Conversations, certitude and disagreements

The Daily Guardian

I have written 26 pieces thus far under this column, which is slightly over the halfway mark for the number of pieces I have committed to. Now is a good time to pause for a bit, think and share a few general and generic thoughts. In the process of writing under this column, I have realised that writing on diverse topics, especially on subjects which are way outside one’s professional comfort zone, is a very different ballgame even if one fundamentally enjoys and has an aptitude for diverse reading. While I would say with measured confidence that constitutional law falls within my areas of core competence, approaching it from a civilizational perspective by applying the lens of decoloniality has required me to read up on subjects and frameworks in which I am not formally trained. In an age of super-specialization, that’s a risk I have consciously assumed in the hope that it actually helps me understand these subjects with a fresh pair of eyes and a mind that is willing to be informed as opposed to seeking confirmation of pre-existing biases, of which I am sure I have quite a few, both of the conscious and unconscious varieties, like any other person.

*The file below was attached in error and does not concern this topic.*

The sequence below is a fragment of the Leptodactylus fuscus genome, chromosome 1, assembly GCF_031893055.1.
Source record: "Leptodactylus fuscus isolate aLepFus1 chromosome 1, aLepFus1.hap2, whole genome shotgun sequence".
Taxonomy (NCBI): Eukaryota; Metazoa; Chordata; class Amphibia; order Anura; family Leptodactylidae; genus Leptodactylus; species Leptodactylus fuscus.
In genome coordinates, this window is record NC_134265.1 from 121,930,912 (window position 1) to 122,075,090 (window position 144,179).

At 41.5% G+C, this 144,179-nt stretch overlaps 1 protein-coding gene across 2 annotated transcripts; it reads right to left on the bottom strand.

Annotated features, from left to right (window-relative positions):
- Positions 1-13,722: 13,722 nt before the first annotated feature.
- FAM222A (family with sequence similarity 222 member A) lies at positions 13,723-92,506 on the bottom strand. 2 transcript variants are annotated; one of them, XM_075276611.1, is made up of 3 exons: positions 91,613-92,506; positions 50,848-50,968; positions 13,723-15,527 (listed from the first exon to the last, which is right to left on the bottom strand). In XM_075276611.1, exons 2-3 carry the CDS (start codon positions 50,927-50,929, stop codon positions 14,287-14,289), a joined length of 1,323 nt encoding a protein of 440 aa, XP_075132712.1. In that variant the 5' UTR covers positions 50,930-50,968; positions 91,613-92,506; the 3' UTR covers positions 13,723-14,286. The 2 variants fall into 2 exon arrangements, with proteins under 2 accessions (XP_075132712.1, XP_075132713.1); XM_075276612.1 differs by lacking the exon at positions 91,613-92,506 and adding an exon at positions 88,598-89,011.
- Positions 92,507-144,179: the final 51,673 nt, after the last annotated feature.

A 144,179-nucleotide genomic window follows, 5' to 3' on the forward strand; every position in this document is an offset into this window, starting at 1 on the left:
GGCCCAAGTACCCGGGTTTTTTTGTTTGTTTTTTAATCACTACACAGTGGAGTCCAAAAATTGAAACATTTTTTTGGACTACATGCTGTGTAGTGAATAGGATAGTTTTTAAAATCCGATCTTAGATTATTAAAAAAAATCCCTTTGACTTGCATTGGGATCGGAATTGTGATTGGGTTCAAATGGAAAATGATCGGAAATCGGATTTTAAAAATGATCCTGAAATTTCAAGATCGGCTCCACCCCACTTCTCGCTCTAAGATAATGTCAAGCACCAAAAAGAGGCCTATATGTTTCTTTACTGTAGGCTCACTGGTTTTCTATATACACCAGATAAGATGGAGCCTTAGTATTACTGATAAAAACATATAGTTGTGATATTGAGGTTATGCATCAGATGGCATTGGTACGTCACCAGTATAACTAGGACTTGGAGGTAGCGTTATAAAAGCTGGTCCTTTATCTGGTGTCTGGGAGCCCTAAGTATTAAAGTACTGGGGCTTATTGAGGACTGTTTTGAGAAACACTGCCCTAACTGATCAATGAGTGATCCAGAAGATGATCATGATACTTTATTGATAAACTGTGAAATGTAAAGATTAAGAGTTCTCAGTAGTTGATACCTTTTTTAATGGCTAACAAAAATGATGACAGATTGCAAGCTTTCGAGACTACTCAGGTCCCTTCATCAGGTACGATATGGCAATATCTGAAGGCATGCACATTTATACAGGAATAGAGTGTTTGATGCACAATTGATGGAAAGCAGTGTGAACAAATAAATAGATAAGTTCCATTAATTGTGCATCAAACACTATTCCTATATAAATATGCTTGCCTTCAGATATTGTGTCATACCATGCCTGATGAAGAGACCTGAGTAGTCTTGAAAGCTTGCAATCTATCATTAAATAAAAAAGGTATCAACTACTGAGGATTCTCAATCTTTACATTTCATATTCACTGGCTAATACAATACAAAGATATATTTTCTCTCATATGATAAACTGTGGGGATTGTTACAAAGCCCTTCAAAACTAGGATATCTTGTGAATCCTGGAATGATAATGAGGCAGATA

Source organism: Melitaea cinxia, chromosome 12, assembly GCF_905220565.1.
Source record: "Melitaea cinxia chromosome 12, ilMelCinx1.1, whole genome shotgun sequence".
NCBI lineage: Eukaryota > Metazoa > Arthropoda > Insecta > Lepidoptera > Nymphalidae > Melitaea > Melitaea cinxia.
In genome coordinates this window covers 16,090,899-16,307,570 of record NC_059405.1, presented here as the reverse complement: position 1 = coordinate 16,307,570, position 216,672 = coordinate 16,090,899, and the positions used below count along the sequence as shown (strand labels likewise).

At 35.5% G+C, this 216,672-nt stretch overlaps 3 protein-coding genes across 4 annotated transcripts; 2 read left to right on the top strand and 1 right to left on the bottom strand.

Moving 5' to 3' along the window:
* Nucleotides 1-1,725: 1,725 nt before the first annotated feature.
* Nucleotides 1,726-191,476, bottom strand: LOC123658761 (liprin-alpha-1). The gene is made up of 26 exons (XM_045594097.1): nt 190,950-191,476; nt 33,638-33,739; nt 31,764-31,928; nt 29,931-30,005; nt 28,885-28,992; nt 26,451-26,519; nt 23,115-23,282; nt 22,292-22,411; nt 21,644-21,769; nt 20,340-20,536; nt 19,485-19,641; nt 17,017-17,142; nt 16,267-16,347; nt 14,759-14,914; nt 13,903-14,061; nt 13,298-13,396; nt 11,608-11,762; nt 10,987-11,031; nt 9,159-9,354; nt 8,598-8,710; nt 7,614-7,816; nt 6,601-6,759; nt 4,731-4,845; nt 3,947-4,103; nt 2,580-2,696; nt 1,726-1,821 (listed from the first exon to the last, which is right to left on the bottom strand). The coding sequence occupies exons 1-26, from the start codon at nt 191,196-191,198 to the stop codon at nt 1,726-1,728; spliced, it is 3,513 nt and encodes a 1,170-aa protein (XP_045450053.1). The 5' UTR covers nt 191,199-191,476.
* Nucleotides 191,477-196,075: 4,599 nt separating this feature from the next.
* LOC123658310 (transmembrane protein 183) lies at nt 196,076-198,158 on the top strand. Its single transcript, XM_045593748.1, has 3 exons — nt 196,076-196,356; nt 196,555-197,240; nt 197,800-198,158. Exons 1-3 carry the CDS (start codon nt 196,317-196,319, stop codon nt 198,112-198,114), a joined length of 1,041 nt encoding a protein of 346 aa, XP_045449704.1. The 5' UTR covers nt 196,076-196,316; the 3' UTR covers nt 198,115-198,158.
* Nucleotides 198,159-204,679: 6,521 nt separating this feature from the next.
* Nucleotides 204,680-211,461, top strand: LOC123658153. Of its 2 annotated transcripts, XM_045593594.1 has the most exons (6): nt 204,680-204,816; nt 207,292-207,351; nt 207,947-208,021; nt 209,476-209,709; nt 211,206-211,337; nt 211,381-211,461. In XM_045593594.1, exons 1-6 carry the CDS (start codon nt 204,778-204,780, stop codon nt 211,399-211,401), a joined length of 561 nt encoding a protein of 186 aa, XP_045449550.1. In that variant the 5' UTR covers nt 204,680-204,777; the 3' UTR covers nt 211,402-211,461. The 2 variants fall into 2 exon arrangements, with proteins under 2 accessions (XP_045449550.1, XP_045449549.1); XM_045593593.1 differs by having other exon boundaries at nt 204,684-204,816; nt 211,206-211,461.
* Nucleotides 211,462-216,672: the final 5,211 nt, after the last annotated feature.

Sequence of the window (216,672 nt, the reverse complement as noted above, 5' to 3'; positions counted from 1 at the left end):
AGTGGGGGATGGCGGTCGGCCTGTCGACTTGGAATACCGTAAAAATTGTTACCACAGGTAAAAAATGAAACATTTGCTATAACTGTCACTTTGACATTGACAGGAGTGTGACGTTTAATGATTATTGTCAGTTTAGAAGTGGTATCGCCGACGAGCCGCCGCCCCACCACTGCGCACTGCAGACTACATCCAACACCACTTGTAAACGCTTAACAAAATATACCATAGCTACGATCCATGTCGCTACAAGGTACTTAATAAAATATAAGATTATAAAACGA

Apart from my own research, I have benefitted immensely from the meaningful, eye-opening and thought-provoking conversations I have had with some brilliant individuals, some of whom are scholars and scholars-in-the-making. They have helped me wade my way through the literature and have also exposed me to several layers of nuance. Thanks to this experience, I am convinced more than ever before that notwithstanding the pandemic and its devastating impact on the survival of humanities departments across the world, there has perhaps never been a more critical period in human history which has direly needed meaningful and dedicated investment in the humanities.

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